TEHRAN – Iranian foreign ministry spokesman, Bahram Ghasemi, explained to reporters that media reports which tout the line that Israel is working with Russia to withdraw Iranian forces from Syria, are false. Some of these reports even find their way into Russian state-run media outlets such as RT and Sputnik, raising questions about the effectiveness or aims of its possibly unchecked or unsupervised news-writers, critics of Israeli media efforts have noted.
Published on: Mar 5, 2019 @ 15:55
“Iran’s ties with Moscow are strong and we are always in touch and consult with each other,” the ministry spokesman told reporters in Tehran, who disregarded the suggestions that Russia was working against Syria’s sovereign right to have Iranian military and strategic assistance in its war against U.S-Israeli sponsored terrorism.
On a visit last week to Moscow where he met Russian President Vladimir Putin, Israeli Prime Minister Benjamin Netanyahu stressed the Jewish state would “not allow the military entrenchment of Iran in Syria”.
“President Putin and I also agreed on a common goal: the withdrawal of foreign forces that arrived in Syria after the outbreak of the civil war. We agreed to establish a joint team to advance this goal, together with other elements,” Netanyahu told members of his cabinet following his successful meeting with the Russian premier.
“It is no small thing that we have such strong, good and close links with leaders of the major powers in the world,” Netanyahu continued. “These links serve the security of Israel.”
Whilst Israel has admitted to carrying out hundreds of airstrikes in Syria in recent years against Iranian and Hezbollah targets, the Jewish state and Russia have managed to maintain a cautiously balanced “de-confliction” hotline aimed at avoiding accidental clashes.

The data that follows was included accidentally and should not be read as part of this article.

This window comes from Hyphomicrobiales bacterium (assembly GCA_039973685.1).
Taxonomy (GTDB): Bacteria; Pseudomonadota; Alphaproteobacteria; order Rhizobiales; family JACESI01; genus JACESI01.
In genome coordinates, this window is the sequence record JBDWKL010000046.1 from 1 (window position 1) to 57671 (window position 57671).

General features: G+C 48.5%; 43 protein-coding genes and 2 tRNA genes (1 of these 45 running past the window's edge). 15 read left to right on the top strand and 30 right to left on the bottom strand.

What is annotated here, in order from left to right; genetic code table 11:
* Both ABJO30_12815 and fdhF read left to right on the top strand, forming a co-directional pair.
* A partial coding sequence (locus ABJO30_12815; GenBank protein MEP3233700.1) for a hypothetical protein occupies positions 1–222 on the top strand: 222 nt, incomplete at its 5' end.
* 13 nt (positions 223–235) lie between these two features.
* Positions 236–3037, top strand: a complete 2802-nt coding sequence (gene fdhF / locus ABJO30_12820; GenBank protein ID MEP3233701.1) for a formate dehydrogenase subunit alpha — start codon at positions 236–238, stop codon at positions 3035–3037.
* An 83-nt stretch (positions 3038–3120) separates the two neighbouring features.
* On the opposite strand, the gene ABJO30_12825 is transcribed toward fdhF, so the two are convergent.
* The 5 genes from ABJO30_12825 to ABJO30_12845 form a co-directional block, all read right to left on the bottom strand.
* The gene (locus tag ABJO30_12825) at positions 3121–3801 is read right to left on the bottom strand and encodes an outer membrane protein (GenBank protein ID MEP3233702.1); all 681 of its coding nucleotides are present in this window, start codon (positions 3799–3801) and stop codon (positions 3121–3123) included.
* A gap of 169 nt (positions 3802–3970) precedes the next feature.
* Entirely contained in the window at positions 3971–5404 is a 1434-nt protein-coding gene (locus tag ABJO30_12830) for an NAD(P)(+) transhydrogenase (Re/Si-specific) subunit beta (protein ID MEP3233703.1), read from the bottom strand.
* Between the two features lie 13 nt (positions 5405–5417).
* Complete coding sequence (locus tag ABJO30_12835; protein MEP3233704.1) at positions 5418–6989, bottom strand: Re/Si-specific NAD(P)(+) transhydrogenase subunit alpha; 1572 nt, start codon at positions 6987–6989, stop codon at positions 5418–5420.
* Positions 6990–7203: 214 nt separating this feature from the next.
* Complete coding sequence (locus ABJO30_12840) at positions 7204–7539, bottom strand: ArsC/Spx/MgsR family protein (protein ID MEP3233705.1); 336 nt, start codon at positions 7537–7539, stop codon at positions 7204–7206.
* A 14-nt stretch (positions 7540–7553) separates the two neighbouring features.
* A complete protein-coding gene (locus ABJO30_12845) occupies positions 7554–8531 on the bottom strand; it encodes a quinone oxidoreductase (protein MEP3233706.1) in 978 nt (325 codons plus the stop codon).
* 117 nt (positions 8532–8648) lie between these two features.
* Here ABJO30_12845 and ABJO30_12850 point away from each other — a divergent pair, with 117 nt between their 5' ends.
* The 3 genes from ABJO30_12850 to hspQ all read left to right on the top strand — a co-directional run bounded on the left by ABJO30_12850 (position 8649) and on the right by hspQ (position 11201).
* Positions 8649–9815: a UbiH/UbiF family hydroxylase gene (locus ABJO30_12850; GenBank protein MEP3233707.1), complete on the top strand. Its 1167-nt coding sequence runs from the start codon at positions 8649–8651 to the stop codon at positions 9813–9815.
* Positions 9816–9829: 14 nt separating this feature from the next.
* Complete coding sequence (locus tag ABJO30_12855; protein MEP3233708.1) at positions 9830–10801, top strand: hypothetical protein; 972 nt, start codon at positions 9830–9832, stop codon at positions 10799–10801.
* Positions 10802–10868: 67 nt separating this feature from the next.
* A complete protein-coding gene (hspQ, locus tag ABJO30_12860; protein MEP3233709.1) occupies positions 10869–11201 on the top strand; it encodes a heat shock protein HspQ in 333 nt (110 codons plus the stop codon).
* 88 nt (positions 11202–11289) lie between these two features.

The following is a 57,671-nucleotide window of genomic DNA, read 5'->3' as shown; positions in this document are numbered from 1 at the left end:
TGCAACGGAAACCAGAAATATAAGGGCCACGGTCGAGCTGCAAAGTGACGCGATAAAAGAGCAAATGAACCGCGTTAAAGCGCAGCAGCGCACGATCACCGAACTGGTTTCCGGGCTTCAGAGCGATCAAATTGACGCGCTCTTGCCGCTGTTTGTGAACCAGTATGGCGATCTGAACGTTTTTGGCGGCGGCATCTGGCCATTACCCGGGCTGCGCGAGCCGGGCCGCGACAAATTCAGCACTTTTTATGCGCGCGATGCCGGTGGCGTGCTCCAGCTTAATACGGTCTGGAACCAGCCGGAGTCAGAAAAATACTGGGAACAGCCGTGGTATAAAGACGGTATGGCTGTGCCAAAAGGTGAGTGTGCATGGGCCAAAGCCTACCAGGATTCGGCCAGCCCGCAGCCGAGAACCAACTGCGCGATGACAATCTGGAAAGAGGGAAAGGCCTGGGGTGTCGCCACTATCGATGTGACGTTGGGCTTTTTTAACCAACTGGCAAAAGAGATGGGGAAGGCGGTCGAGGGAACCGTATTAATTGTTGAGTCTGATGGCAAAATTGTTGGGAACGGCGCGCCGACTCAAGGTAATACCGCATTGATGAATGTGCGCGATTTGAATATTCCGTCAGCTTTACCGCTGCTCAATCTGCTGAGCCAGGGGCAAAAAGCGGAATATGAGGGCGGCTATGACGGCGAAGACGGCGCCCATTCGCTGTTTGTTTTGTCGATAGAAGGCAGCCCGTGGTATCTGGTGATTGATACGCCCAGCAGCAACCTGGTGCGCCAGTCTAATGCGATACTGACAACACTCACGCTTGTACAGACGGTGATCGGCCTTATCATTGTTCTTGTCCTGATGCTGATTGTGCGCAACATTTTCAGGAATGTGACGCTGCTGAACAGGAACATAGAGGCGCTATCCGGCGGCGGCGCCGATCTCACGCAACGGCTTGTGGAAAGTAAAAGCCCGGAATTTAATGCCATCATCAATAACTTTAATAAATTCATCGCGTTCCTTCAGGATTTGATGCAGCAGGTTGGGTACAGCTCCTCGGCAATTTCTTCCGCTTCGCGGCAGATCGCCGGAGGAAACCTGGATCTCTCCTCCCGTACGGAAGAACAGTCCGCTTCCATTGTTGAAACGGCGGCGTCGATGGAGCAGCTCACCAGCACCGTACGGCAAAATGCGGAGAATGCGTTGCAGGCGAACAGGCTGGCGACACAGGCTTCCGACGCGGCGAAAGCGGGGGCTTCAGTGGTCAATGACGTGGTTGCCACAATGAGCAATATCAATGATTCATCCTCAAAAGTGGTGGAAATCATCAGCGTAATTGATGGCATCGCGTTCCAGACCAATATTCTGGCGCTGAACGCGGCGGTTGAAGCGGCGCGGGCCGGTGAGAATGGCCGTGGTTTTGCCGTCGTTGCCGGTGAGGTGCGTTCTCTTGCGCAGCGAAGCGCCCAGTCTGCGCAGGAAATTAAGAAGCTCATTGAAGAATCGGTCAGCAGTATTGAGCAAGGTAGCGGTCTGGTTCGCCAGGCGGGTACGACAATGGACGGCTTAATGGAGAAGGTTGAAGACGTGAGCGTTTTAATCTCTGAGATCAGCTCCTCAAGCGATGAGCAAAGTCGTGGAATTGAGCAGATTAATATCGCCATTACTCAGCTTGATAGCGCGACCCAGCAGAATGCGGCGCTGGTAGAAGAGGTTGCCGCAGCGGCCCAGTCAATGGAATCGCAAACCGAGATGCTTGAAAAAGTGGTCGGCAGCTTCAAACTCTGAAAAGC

Netanyahu’s trip to Israel served, according to numerous critics, as a media distraction containing nothing of substance. The Israeli leader’s trip to Moscow occurred immediately after news reports hit international media that the beleaguered prime minister was to be indicted by the Israeli attorney general on charges of corruption and fraud.
For the most part the de-confliction line has worked well, excluding one incident in September that threatened to sever cooperation when Russia blamed a downing of its military plane in Syria on Israel that killed 15 Russian servicemen.
Russia has a similar de-confliction agreement with the U.S, established under the Obama administration in 2015, once it became apparent to the U.S that it would not be able to defeat the Syrian Arab Army.
Russia, which like Iran has sided with the government in the Syrian conflict, is yet to officially react to Netanyahu’s statement.
However for Ghasemi, such comments provide just another example of what he refers to as Israeli “psychological” warfare.
Israeli officials “have a habit they cannot quit, and that is lying. (They are) creating a psychological atmosphere to affect Iran’s relations with its neighbors and Russia,” Ghasemi said.
Thousands of pro-Iranian forces have been deployed to Syria, including members of the Revolutionary Guard. However, many of these pro-Iranian forces are not from Iran, but consist of local ethnic-Arab militias who receive support from both Iran and Syria, such as Hezbollah and similar. This important Iranian support has taken place over the course of the devastating war of conquest waged upon Syria by the U.S and its regional allies, which broke out in 2011 with the aim of dismembering the Syrian state and forcing through an Israel-Turkish energy pipeline.
Tehran has patiently explained, whenever asked, that the Guards are serving as “military advisors” and that the brigades sent are made up of “volunteers” from Iran, Afghanistan and Pakistan.
“As long as the government of Syria wants us there, we will be there,” Ghasemi said.
Under the existing international laws regarding the rights of sovereign states, as explicated in the Geneva conventions and the UN, Syria has this right.